Taking this argument to its logical conclusion leads to some deeply unpleasant thought, like this:

twitter-boodleoops-glosswitch-vaginas-are-for

Twitter   Glosswitch  @boodleoops Bleeding is okay ...

Here, we see an attempt to define purpose of vaginas, deeply rooted in biologically essentialist misogyny*. Now, I have made the choice to not give birth, and I don’t need to go into why, because it’s my body and my choice, and the world has progressed to a position where I am able to make that choice. My vagina, if I get my way, will never be used for a role in babymaking. As for the bleeding, I find it quite fun**, but I don’t really feel like it’s an essential characteristic of my womanhood, nor would I feel that if my period ever stopped, my vagina would become purposeless. But my vagina is hardly a useless hole: far from it. It’s for shuddering orgasms. This part of my body is a delight to me. A finger or a dildo in there feels like heaven as I feel it brush my G-spot, and I feel my clit grow hard around it. And yes, I tend to prefer dildos, and I am aware of just how horrifying homophobic patriarchy finds that. I don’t use it for reproduction, and I don’t have to because we have moved on enough to no longer be defined and confined by our reproductive organs.***

I am a woman. I am still a woman, despite not even knowing what hormones my body produces due to years of taking synthetic hormones. I am still a woman, despite the fact that I have never given birth and do not plan to. I will still be a woman if, like my mother, severe fibroids necessitate a radical hysterectomy and bilateral oophorectomy at some point in my future.

Once upon a time, biological essentialism was all there was. We grew up. And we are slowly slinging off this burden, leading to the liberation of all women. We must fight biological essentialism wherever we see it, and liberate ourselves fully from these archaic constraints.

Further reading:

Un-gendering sex: a feminist project? (I am because you are)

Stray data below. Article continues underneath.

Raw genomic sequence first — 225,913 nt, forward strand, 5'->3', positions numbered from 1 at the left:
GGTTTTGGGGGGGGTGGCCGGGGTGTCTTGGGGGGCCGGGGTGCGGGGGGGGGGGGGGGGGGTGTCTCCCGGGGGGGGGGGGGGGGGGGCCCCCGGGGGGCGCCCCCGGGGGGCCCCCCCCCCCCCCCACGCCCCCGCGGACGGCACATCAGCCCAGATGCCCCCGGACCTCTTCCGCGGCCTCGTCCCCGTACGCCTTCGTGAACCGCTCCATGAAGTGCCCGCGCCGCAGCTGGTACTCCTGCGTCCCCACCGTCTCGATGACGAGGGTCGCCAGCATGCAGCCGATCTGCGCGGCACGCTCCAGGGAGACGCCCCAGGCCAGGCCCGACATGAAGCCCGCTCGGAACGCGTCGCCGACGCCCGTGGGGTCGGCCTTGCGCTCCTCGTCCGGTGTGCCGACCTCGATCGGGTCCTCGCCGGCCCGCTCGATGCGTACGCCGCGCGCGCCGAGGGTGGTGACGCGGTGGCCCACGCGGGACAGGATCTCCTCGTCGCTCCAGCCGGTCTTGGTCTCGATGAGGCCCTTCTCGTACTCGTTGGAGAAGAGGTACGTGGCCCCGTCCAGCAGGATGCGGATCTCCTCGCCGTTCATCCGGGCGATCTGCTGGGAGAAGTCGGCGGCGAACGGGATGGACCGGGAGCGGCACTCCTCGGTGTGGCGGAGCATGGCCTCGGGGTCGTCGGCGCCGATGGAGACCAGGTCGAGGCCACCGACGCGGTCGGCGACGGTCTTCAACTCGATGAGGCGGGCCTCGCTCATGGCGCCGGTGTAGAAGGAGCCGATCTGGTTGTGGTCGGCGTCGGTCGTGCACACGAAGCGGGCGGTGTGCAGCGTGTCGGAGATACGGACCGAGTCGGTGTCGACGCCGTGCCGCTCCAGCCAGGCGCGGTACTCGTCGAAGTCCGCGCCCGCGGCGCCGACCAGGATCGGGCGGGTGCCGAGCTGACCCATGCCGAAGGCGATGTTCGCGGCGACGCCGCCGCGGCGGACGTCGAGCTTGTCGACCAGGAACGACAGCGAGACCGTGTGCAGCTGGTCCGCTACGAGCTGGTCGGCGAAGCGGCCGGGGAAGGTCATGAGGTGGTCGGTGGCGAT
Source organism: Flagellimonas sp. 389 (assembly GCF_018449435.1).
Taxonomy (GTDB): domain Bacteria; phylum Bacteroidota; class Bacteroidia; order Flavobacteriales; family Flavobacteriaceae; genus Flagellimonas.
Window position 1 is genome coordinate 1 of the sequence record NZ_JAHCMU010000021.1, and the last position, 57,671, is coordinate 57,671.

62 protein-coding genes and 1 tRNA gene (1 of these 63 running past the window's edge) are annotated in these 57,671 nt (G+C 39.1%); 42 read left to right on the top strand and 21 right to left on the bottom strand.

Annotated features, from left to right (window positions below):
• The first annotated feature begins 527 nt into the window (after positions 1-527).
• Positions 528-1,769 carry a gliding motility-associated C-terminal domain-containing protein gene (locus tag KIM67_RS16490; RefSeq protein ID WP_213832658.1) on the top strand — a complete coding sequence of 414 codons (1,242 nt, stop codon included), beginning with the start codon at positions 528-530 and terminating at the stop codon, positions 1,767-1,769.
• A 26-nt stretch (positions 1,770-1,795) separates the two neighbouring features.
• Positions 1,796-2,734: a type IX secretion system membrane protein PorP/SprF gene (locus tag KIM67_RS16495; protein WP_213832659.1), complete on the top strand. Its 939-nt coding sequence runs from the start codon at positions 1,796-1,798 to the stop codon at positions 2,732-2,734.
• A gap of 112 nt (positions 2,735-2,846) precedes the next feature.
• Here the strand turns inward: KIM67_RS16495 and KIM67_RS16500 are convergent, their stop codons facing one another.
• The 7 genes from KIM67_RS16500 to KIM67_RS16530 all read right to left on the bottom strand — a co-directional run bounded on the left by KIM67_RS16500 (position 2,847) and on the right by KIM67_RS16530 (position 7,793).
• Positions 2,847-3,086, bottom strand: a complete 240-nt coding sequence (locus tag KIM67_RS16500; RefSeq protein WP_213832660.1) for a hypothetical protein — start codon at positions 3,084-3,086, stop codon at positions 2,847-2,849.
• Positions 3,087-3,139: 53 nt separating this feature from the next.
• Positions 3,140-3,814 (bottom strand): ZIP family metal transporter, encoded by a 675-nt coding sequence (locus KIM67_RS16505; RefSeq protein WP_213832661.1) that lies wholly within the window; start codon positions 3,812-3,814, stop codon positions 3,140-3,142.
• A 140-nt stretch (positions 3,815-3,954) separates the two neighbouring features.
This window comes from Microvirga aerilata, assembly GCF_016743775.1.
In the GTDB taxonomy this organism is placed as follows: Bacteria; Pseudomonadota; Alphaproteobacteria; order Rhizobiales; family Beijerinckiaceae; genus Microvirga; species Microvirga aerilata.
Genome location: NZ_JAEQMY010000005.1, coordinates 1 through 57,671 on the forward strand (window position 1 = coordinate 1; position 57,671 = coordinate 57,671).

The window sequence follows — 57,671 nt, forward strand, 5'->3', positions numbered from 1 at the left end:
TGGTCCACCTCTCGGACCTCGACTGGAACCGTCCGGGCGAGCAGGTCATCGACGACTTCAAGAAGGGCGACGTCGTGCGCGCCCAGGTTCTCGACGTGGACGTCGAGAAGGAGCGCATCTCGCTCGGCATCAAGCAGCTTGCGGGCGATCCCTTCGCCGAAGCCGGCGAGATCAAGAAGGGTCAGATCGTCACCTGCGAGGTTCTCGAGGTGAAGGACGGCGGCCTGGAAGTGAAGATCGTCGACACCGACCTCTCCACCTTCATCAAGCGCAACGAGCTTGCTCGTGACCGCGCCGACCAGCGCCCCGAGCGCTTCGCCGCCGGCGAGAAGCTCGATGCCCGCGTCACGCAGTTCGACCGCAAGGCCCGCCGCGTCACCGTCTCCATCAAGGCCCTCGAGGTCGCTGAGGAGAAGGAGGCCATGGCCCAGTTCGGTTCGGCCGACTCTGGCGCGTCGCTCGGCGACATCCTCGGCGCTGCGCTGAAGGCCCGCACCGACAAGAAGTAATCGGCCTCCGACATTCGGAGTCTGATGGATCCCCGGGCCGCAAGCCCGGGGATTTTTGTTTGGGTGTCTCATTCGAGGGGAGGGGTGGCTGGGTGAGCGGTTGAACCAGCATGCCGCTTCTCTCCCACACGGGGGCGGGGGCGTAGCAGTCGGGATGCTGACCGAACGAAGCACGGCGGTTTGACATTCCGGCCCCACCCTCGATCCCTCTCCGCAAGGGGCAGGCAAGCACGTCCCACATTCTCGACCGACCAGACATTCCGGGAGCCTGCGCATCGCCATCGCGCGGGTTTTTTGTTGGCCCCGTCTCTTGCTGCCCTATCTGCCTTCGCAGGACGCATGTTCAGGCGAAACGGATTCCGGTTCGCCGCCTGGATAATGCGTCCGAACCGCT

Writing the Body: Stories of sex and gender (Alice Nuttall)

“The day an extremely popular white feminist advocated eugenics and mass abortion of trans people”  (Red Light Politics)

How Cissexist Partiarchy Works (Alien She)

Duplicitous or £9 notes…? (UnCommon Sense)

__

*I am 95% certain that the “ten pound note” reference refers to wanknotegate, which suggests that this Twitter conversation is basically barbs targeted at me, which has been expanded into misogyny.

**It is worth noting at this point that a common trope among transmisogynists is to claim that trans women will not let cis women talk about menstruation. I think it is abundantly clear here that such policing of discussion of menstruation can come just as much from cis women.

***DISCLAIMER: This, of course, refers only to my own relationship with my own cunt.

__

Note on comments: I’m not approving TERfy/MRAish comments (I find it impossible to distinguish which is which, because they all just use the word “female” a lot and cast women as walking wombs), as this blog is a safe space for marginalised women. Go and whine about me on your own blogs.


Me and my menstrual cup

I decided to experiment with a menstrual cup. It was mostly motivated by a somewhat puerile desire to send an angry letter to a politician written in menstrual blood, but I decided against that plan as it was a bit of a silly idea. The desire to send blood-stained missives to politicians obsessed with my uterus was only one reason, though. I was also sick of spending money on tampons.

When I unpacked my shiny new menstrual cup, I had a good look at it. It looked like a very fancy rubbery egg cup, possibly procured from the kind of shop I am usually priced out of. It was the same size and shape as an egg cup, though made of a squidgy, rubbery material. A rubber stem protruded from the base of the cup, and inside the cup were volume markings, like the world’s stingiest shot glass.

After boiling the cup for a few minutes to sterilise it, it was time to insert it. As per the instructions, I folded it in half, then in half again, rendering it approximately the width of a large tampon. I squatted slightly, and began to push the cup inside me. . It was going well. In it went. “I’m doing it!” I thought to myself with joyous rapture. “I’m actually doing- oh.”

Perhaps a salient aspect to this story is that I do not have the best coordination. I was in special needs for my early years at school on account of the fact that I could barely hold a pencil. These days, “Stavving it” is a simile for buffling something in a comical fashion.

And I totally Stavved my first insertion of a menstrual cup. The thing sprang open aproximately half of the way in. With a sigh, I practiced my first removal. It was probably a good practice run seeing as it was not completely inserted.

As per the instructions, I squeezed the cup. There was a hiss of air as the seal broke; for some reason I was reminded of the explosive bolts in 2001: A Space Odyssey. I folded the cup again. This time it went in.

For the next two hours, I kept checking. I could not believe that a rubbery little egg cup stuffed up my cunt could possibly be up to the task, yet there was no leaking. Despite the lack of leakage, my curiosity got the better of me and I had to take it out.